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Study Skills Parent Workshop

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Kimberly Tegeler

on 16 September 2013

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Transcript of Study Skills Parent Workshop

Can you answer "Yes" to any of these questions?

What are your child's study habits?
The Read/Write Learner
Note Taking: Cornell Notes
What is your learning style?…
And why should you care?
Good Study Skills Begin With:
The Visual Learner
On a scale of 1-10 (1=worst, 10=best), what would you rate your student's study habits? Why?
What type of distractions are they faced with when studying?
Where does your child study and what type of environment is it?
When they have to take an exam, do they feel comfortable and prepared or nervous and unprepared? Why?
Emphasis is on words and lists
Prefer to “intake” and “output” information by text
Tend to take a high volume of notes, especially in lecture-heavy classes
Believe that the meanings are with in the words
Active Reading
Effective Note Taking
Cornell Notes
Mind Map (Spidergram, spidergraph, spider diagram)
Test Preparation
Learning styles are simply different approaches or ways of learning.

Once you figure out the best way you learn, you can come up with the best study strategies that fit your learning style.
Scans everything; wants to see things, enjoys visual stimulation
Enjoys maps, pictures, diagrams, and color
Usually takes detailed notes
May think in pictures and learn best from visual displays
Note Taking:Mind Mapping
Study Strategies:
Use color to highlight important points in text
Illustrate your ideas as a picture and use mind maps
Use multi-media such as computers or videos.
Study in a quiet place away from verbal disturbances
Visualize information as a picture to aid learning
Make charts, graphs and tables in your notes.
Participate actively in class—this will keep you involved and alert
When memorizing material, write it over and over
The Auditory Learner
Interpret the underlying meanings of speech through listening to tone of voice, pitch, speed and other nuances
Prefers directions given orally
Seldom takes notes or writes things down
Prefers lectures to reading assignments
Often repeats what has just been said; talks to self
Think aloud and talk to yourself
Participate in class discussions/debates
Read text out loud
Create musical jingles and mnemonics to aid memorization
Use a tape recorder
Recite information over and over to better memorize material
When in class, sit in the front to avoid other visual distractions
Study Strategies:
Study Strategies:
Write out the words again and again
Read your notes(silently) again and again
Rewrite the ideas and principles into other words
Turn reactions, actions, diagrams, charts, and flows into words
Write your information into lists
Arrange your words into hierarchies and points
The Tactile/Kinesthetic Learner
The “Do-er”
Needs to touch, handle, manipulate materials and objects, especially while studying or listening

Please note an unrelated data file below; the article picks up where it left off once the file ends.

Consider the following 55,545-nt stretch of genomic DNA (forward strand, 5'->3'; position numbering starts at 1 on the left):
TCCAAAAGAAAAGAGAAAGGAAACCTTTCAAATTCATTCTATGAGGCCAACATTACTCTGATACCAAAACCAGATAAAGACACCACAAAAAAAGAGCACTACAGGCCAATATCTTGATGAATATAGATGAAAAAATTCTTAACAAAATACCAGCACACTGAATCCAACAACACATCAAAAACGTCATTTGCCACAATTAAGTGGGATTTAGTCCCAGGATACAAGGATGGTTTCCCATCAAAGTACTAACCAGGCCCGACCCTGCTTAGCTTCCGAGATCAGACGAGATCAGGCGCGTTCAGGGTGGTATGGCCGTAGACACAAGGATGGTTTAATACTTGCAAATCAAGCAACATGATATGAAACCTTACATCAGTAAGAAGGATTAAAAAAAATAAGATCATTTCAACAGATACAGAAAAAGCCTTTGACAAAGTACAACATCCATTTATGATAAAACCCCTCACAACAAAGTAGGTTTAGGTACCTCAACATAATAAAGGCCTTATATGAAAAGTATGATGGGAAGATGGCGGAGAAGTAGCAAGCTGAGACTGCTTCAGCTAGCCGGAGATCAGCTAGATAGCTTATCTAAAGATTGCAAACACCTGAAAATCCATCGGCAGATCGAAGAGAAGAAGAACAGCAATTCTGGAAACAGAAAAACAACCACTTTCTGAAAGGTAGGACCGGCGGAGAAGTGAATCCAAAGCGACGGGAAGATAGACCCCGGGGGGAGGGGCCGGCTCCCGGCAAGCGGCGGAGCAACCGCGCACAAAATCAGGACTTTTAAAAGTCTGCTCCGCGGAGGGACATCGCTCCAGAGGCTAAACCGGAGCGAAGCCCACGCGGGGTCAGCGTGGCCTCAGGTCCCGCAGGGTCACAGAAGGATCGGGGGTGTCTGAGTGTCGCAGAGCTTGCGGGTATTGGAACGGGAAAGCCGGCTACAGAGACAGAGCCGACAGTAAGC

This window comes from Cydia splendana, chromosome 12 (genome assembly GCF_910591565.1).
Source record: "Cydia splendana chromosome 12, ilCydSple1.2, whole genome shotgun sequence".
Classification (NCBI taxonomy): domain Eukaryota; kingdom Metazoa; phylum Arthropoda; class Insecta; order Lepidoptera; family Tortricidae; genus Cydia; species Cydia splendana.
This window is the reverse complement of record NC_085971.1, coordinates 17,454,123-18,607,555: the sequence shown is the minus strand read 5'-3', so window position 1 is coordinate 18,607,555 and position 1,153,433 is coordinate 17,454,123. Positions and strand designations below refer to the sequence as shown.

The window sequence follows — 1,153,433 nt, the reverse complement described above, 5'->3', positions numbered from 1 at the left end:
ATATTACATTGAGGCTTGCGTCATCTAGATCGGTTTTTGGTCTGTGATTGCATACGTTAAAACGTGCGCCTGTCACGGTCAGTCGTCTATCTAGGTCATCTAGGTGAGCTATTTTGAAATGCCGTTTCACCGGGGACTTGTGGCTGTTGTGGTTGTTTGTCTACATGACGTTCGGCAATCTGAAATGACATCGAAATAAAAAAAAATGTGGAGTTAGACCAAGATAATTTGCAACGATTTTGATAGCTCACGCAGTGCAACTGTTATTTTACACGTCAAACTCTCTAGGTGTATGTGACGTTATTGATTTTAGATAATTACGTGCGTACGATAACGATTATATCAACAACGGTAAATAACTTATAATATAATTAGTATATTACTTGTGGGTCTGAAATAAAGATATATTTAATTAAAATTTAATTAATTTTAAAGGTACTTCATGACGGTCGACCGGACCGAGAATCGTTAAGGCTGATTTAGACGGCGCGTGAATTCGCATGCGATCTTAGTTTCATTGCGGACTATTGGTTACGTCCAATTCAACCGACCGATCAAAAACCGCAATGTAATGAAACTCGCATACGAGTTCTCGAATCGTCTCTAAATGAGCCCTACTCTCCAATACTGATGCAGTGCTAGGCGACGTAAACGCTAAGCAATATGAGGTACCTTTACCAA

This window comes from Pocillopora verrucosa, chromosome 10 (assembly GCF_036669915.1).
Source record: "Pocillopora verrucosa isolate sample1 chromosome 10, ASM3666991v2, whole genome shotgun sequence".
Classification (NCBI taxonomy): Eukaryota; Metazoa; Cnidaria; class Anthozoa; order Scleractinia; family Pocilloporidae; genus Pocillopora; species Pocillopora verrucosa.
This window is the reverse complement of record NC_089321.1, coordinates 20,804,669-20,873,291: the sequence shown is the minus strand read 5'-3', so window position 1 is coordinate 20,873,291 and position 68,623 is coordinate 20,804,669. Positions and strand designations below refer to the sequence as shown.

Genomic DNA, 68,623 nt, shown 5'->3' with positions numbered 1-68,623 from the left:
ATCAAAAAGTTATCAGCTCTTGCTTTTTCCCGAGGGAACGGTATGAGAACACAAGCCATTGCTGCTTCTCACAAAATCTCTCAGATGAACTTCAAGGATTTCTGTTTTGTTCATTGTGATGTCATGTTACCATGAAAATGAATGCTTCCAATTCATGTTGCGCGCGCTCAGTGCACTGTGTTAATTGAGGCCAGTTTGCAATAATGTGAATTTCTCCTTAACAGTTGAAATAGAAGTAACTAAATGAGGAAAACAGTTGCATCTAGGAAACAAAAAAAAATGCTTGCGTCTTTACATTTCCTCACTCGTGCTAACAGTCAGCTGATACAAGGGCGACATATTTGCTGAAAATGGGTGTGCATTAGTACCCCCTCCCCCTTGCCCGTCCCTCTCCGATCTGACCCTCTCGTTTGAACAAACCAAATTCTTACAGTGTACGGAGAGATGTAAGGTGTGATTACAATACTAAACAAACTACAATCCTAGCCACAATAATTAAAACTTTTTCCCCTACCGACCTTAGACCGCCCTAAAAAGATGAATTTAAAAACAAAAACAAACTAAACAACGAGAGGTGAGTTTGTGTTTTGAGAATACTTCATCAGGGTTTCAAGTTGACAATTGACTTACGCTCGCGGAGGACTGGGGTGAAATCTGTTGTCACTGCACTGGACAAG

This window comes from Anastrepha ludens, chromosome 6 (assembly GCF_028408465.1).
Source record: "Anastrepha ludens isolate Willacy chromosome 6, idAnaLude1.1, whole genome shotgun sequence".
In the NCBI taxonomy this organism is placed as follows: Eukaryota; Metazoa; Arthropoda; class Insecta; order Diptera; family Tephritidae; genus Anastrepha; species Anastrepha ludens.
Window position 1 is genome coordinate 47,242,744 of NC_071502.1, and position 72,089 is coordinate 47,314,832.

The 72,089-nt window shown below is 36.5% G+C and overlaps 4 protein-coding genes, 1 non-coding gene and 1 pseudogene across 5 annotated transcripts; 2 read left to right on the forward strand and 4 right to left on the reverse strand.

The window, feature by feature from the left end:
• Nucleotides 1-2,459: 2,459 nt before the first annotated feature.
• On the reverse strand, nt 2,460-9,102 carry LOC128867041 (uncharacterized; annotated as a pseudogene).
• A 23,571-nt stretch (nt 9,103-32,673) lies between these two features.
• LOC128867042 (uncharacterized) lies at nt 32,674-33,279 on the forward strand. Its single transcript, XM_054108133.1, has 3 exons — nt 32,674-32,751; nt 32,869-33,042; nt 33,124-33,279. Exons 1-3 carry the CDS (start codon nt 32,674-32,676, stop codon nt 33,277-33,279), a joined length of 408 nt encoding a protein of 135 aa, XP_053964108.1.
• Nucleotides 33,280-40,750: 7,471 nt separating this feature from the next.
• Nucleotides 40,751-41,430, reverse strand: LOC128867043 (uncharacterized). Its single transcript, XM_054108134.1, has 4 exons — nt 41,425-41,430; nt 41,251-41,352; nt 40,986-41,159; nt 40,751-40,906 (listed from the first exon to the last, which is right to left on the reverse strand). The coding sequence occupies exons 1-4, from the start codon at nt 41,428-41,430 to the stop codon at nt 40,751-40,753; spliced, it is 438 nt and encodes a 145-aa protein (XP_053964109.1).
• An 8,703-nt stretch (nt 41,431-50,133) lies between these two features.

Talks with hands
Good at drawing designs
Often doodles while listening, thus processing information
Good at “hands-on” activities
May find it hard to sit still for long periods
May become distracted by their need for activity and exploration
Study Strategies:
Take frequent study breaks and vary your activities
Make studying more physical—i.e. work at a standing desk, chew gum, pace while memorizing, read while on an exercise bike, mold a piece of clay, squeeze a tennis ball
Use bright colors to highlight reading material
Play music in the background while you study
Use spatial note taking techniques such as mind mapping
Another thing to consider…
Does your child prefer studying alone or in a group?
Studying Alone vs. In a Group
More control for you (i.e. time, style, location, etc.)
Use your vocabulary
Responsibility rests with you (i.e. self-testing, procrastination, distraction)
No assistance in filling in knowledge gaps
Only your perspective, your style, your consistent mistakes
Get a new perspective on material
Reduce procrastination
Fill in knowledge gaps
Cover more material in less time
Pre-planning/Coordination required
Can have distractions
Reduced independence
Studying Tips
you study matters!
you study matters!
Set goals
for each study session
study time and breaks
Physical preparation
is as important as mental preparation!
Clear communication
is vital!
Establish collaborative goals
to increase focus
establish individual goals
to promote interdependence
Actively recruit
motivated collaborators
Be conscious
of collaborator characteristics including size, learning style, and ability
Collaborative Study Methods
Examples of
Jigsaw method
Study groups
Note sharing
Collaborative Study Methods:
Jigsaw Method
Have you used any of the
study methods mentioned before?
Which ones have you tried?
Which ones were successful?
Pick one of the methods mentioned that's new to you and try it out for a month.

Do you know about some of the FREE resources available to you?
Thank you for participating in our
Study Skills Workshop!
Please go to
to fill out a short survey about our workshop.
1. Does your child have difficulty grasping lessons taught at school?

2. Does your child have difficulty studying for tests?

3.Does your child know how to take useful notes?

Study Skills Workshop

Proudly Presented by:
Kimberly Tegeler
Guidance Counselor
Full transcript